For instance, renationalising the railways costs nothing - you simply wait for the franchise to expire, and don't put it back out to tender again. The train operators only lease their rolling stock, so we'd take up that lease & retain the profit that they make.
>But rather than demonstrating against the Tories, why didn't you demonstrate against the clueless twats of the Labour party who have kept the Conservatives in government through a string of utterly dislikeable and incompetent leaders, all with weird, incoherent policies that have made the Labour party unelectable even against the dislikeable, colourless, cloth-eared, lightweights of the Conservatives?<
Well firstly, I'd point out that it's the tories who are actually in control, and demonstrating aginst any other party is completely pointless. Secondly, I think you'll find that the current labour leadership is eminently likeable - and it's only those who are force-fed their opinions by media moguls who don't pay any UK tax or, indeed, reside her, that believe otherwise.
>My sympathies are somewhere towards the right wing of the Conservative party, but I'd welcome a good, strong, electable Labour party,<
No, what you actually want is a return to 'new labour' - the aberration created by Tony Blair that turned the party into a slightly-watered-down clone of the tories. It's not an opposition if they implement the same policies, you know! And no point voting between one or the other, either.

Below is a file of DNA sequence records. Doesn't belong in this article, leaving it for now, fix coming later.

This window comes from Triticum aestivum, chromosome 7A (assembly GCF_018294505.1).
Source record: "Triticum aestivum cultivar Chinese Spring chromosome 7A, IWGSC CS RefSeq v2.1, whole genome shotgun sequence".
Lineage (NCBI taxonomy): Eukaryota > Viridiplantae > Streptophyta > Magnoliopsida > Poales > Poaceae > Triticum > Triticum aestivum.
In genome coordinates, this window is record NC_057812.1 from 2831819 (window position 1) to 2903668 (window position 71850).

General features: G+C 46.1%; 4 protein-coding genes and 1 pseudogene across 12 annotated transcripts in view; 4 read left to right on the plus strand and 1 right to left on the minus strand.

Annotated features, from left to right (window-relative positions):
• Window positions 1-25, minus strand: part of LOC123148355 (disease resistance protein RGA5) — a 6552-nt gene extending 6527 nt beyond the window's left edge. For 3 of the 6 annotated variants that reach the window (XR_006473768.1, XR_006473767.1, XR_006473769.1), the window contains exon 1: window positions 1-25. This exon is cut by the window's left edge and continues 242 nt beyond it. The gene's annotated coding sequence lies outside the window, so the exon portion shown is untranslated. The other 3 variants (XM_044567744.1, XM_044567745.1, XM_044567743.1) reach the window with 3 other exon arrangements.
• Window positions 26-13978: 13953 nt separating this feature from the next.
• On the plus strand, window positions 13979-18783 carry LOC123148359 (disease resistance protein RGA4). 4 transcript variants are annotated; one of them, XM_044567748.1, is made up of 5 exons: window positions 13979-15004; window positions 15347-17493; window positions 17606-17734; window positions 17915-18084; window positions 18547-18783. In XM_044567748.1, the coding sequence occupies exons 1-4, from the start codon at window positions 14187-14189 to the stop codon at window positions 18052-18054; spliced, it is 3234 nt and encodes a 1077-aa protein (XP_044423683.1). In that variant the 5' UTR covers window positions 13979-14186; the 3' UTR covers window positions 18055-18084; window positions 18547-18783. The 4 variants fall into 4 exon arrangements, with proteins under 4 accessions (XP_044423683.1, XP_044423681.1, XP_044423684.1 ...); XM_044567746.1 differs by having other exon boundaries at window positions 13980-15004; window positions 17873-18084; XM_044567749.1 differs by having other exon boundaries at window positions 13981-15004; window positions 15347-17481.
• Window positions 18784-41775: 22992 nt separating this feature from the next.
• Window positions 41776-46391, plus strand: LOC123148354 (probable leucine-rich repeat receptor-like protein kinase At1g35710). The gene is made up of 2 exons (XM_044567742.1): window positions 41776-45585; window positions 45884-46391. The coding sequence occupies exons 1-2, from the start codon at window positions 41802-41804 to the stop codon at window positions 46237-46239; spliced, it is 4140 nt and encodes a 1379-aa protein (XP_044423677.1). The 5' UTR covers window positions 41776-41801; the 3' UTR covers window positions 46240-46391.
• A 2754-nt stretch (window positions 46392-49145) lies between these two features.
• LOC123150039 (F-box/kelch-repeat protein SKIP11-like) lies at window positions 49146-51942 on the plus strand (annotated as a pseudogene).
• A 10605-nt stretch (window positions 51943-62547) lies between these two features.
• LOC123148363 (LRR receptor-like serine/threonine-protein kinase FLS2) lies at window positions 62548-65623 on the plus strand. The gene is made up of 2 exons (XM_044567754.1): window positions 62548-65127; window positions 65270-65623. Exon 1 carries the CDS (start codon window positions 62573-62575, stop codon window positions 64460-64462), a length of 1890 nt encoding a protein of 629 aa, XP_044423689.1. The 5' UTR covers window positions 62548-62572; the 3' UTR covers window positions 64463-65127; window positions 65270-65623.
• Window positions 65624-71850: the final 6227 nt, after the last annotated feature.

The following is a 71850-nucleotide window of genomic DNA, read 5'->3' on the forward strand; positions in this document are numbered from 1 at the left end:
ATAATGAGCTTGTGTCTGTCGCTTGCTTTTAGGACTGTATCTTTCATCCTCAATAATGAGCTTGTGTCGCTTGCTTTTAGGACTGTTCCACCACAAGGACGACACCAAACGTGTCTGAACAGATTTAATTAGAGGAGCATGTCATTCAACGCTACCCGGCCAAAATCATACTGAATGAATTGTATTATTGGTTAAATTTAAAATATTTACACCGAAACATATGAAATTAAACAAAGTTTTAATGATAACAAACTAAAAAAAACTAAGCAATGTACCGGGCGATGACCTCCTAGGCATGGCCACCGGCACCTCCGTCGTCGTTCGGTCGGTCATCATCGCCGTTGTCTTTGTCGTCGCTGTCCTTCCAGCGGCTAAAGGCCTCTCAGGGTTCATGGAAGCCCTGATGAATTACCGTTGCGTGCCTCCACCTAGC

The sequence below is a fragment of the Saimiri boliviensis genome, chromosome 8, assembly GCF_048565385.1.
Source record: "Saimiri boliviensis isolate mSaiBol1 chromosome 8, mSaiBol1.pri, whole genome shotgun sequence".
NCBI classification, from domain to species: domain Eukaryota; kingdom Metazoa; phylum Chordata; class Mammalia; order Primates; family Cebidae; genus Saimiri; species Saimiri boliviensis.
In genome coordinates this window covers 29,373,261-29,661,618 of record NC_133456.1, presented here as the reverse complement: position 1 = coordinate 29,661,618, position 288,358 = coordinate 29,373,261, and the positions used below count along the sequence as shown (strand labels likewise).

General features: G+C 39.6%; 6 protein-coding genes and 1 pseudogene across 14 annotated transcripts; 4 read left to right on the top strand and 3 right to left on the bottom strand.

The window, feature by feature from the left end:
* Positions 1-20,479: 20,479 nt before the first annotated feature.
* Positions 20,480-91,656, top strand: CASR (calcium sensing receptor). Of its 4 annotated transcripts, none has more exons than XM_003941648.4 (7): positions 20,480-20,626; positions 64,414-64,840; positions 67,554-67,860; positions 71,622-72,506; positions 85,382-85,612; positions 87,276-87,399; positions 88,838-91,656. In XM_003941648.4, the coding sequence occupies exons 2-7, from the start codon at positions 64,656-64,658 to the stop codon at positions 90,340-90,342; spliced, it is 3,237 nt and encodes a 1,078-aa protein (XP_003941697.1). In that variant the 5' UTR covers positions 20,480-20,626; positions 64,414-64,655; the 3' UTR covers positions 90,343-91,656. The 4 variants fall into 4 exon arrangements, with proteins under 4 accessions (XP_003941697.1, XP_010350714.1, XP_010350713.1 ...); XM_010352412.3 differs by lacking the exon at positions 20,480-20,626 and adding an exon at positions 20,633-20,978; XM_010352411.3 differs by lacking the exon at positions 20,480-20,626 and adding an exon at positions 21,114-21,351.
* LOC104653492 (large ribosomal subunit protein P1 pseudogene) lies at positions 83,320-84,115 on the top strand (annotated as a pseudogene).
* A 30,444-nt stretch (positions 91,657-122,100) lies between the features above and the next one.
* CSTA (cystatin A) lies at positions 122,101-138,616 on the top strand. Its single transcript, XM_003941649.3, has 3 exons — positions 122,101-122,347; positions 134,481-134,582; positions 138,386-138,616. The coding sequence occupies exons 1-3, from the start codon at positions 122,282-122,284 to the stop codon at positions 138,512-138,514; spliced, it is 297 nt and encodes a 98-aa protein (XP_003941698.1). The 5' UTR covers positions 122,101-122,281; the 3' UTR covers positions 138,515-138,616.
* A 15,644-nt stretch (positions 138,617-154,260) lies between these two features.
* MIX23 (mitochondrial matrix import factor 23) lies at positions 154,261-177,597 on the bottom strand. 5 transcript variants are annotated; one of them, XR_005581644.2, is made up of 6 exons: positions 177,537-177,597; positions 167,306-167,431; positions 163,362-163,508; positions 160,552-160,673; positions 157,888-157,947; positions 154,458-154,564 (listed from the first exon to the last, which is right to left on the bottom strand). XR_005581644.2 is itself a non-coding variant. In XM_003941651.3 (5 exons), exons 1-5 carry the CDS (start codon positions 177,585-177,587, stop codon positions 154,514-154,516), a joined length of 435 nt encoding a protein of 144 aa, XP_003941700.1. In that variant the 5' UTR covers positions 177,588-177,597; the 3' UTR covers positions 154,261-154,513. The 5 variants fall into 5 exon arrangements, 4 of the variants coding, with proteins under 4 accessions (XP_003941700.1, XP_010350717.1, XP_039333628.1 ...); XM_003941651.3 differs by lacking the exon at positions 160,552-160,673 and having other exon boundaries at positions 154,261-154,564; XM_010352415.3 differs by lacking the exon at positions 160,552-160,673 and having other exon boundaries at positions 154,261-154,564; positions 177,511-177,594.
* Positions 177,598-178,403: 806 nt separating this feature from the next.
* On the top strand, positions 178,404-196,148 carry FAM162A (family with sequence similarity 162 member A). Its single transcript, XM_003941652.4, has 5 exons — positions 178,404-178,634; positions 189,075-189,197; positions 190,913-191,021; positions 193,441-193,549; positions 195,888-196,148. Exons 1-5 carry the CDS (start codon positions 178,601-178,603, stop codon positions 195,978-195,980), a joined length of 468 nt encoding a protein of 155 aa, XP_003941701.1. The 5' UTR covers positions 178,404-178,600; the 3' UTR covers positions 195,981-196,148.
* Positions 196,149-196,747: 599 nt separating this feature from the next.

The fact is, the labour party has an ambitious and fully-costed manifesto put together with the aid of nobel-prize-winning economists that offers a completely different path to the one we've been following for the last 40 years, and which has left us in the mess we're in. True opposition, in other words.
>Own satellite system now. If the concern is military use ... do you really want the EU calling the shots in a a time of crisis ?<
As a member of the EU they wouldn't be able to deny us use of it at any time. As a non-member then we won't be able to use it at all, according to the rules WE insisted on. And we currently use the US GPS system - which they can, and likely would, lock us out of if it suited them.
>The EU will be harder hit than the UK since we made 90% of the hardware and software. We can get other customers and we can build our own. Or is thereg also doing an indy/telegraph where all brexit is bad innit and we have to point out every thing not in our favour. This is an opportunity for us to build our own system who we don't need to ask permission to use and we know 100% that we will be in charge of it if the shit hits the fan.<
I really don't think you understand the costs involved. And why on earth would you allow access to it for countries you don't have a military alliance with?